We all want our children to be compassionate, but teaching this in our individualistic culture can be challenging. Here are my thoughts:
- Show compassion for your children from when they are babies. A person can only be compassionate if he has experienced compassion from others. We comfort babies when they cry, even when we don’t know the reason, and we don’t let babies cry to teach them a lesson or force them to fall asleep. Showing compassion to babies develops a capacity for compassion not only in the child but also in ourselves. By inuring ourselves to their screams we become less sensitive to the pain of others.
As a child grows, showing compassion when it is not needed can be harmful, like picking up a child’s shoe when she says she is too tired. But usually, focusing on the emotions behind the negative feelings while emphasizing correct actions will take us in the right direction.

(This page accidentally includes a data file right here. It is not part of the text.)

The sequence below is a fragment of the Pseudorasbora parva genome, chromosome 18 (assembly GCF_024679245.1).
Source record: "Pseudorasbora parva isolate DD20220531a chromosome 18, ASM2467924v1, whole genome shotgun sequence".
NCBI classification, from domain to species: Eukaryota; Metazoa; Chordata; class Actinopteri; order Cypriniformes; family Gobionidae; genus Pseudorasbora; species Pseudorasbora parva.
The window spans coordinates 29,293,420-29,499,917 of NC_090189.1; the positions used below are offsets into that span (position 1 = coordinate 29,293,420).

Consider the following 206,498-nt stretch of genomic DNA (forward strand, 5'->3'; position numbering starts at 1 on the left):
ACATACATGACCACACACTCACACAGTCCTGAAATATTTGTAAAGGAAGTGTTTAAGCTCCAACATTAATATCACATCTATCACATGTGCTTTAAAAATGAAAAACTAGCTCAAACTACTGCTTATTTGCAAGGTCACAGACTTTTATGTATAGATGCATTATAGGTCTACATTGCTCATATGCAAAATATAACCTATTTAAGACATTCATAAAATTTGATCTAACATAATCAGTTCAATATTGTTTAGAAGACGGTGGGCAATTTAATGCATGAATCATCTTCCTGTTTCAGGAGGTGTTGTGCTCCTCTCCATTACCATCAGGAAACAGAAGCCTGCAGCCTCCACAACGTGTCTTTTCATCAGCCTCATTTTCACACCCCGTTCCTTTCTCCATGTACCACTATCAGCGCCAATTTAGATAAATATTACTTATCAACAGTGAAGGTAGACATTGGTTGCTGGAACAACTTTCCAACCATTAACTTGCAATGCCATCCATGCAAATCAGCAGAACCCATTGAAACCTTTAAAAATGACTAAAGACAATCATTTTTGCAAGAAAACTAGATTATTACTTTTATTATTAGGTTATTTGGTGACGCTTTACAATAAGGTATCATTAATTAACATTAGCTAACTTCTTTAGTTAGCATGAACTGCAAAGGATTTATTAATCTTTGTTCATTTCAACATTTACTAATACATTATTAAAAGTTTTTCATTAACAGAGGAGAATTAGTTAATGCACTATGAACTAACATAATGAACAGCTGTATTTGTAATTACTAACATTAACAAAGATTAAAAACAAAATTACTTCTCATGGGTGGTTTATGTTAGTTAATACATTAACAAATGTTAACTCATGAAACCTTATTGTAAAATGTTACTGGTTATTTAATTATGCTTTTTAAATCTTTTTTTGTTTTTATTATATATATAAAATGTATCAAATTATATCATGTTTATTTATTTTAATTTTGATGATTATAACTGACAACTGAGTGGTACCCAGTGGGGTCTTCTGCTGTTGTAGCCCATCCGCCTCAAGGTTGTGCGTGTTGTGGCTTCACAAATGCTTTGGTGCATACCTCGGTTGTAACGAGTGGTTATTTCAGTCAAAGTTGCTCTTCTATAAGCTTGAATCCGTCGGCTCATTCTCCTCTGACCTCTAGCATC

- Children learn from our compassion toward younger children. When we show compassion to younger children, older children internalize our emotions and behavior. A discussion of compassion can help parents to explain to small children why needs of a helpless infant take priority.
- Model compassion for others in need. There is no shortage of ways to show compassion both within the family and out. When we come across someone in need we can enlist our children, explaining how and why we help others. For example, we find out what the person truly needs, talk sensitively to them, and listen.
- Teach children compassion through gratefulness. There are always others in worse situations.
What are your ideas for helping children develop compassion?
(Thanks to Abbi and Keren for the inspiration in the comments on Over-Parenting.)